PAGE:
Trumbull Shifts Public Health Focus to Congregate Sites

WARREN, Ohio – As new cases of the coronavirus appear to have flattened, public health is going to change its focus on hotspots in congregate settings as part of Ohio’s plan to reopen the economy May 1, according to Trumbull County Combined Health Commissioner Frank Migliozzi.

“We’re going to focus in on hotspots, and we have our share of those going on right now. What we’re talking about specifically congregate settings,” Migliozzi said on a conference call Friday.

The first case in Trumbull County of COVID-19, the disease spread by the coronavirus, was reported in the March 11. There now are 210 cases in the county. Migliozzi said enough data has been collected to know what’s going on and some patterns are occurring in some congregate settings and related family members of those residents.

“That’s where we seeing increase in cases not so much individuals but more of these congregate settings” he said.

Migliozzi said health officials need to make sure congregate settings have the ability to isolate residents who have tested positive and are staying on site.

He said an inventory has been taking place. Apartment complexes are not included, but sites that are include behavioral health and long-term care facilities as well as group homes where people may be sharing common hallways and bathroom facilities.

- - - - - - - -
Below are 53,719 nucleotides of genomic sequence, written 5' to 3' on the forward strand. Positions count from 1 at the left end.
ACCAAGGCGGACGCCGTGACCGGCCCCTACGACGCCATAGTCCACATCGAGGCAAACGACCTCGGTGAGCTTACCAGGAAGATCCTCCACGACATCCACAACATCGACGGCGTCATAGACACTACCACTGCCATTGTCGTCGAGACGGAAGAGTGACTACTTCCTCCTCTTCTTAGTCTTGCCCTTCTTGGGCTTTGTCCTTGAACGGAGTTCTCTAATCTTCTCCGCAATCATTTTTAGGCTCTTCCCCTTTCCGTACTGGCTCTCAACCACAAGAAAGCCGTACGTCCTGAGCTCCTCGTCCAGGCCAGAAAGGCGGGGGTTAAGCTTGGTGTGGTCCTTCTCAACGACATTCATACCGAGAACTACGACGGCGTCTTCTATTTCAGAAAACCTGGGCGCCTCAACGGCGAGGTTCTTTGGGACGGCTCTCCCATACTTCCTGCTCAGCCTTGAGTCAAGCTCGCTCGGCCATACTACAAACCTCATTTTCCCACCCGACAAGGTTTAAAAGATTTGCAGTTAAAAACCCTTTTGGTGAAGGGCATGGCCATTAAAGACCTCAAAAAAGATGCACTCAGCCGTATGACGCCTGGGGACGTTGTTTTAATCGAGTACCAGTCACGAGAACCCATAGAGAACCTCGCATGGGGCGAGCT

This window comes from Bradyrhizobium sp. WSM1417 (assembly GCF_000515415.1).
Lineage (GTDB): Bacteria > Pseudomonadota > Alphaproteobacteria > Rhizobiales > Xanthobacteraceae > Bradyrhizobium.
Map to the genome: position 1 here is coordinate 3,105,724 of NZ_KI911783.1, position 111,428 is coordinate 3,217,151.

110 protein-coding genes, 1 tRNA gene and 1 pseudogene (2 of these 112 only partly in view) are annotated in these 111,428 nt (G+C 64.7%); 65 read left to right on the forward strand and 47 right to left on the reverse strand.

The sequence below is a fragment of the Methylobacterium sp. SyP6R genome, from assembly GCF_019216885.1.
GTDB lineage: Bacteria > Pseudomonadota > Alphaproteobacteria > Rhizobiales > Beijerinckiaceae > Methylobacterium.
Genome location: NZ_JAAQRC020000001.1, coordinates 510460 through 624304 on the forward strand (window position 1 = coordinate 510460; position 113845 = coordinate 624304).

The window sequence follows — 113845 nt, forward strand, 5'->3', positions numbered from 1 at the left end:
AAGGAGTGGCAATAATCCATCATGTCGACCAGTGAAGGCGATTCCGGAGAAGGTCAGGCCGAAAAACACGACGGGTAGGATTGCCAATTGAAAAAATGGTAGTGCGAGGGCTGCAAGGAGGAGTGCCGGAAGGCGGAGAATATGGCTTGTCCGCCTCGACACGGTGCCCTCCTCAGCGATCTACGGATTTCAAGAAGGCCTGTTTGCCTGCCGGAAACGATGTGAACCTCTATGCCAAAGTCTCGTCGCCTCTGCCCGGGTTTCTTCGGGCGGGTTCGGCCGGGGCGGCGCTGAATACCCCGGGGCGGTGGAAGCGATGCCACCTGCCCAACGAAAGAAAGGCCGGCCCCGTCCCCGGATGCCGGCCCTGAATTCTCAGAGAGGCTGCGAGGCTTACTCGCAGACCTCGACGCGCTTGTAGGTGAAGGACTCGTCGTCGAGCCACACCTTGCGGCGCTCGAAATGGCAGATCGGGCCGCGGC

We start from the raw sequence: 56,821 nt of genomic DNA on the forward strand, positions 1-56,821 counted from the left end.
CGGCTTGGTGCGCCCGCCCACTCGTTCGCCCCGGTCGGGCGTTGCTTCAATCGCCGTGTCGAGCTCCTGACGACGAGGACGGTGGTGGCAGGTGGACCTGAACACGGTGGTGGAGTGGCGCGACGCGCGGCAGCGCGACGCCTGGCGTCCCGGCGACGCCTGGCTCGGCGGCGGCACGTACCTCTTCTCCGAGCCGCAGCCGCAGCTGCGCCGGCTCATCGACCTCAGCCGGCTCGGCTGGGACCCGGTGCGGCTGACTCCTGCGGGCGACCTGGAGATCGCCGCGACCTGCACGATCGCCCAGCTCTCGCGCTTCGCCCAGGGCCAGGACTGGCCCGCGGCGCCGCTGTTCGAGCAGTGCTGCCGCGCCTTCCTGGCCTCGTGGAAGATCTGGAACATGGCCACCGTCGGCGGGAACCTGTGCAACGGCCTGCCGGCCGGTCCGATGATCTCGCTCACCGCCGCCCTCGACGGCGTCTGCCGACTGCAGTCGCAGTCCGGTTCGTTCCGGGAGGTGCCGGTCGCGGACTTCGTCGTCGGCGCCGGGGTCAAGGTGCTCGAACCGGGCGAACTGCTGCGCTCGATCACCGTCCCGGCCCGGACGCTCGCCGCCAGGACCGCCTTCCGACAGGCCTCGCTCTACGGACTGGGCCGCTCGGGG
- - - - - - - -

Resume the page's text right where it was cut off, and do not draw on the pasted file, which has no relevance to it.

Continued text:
“If someone becomes ill in there, we need to know about it right away so we can appropriately address it before it starts to spread. Do they have the ability to isolate? This information needs to be shared with those places that have common workers. Unfortunately, that’s what’s happened in a couple of cases,” ,” Migliozzi said.

“At least in one of our settings we know that’s how it came in was through a shared therapist coming into more than one location and to multiple sites”

He said if facilities don’t have the ability to isolate in place, “We need to be well aware of that so we have plans in place to remove a person and isolate them so they don’t start to contaminate and spread the disease throughout the facilities specific to COVID-19.”

Testing and availability to personal protection equipment is limited, which creates a problem, he said, and the state is sending testing for congregate sites.

The issue is that the Ohio Department of Health has restricted testing to only residents who are sick. If someone is showing symptoms of COVID-19, or for testing of any congregate resident, Sandy Swann of the health district said approval to test must be obtained from ODH.

Swann said as of now no positive cases have been reported in any congregate facilities other than long-term care facilities. According to the state, 15 cases exist in three of those facilities in Trumbull County.

Trumbull County Combined Health District reports 210 cases of COVID-19.

Mahoning County now has 45 deaths from COVID-19, 552 cases and 203 people are hospitalized. Of the 45 deaths, 47% are residents from long-term care facilities and 56% are people who 80 years of age and older. Mahoning County Public Health said it is not releasing the number of people who are in intensive care units.

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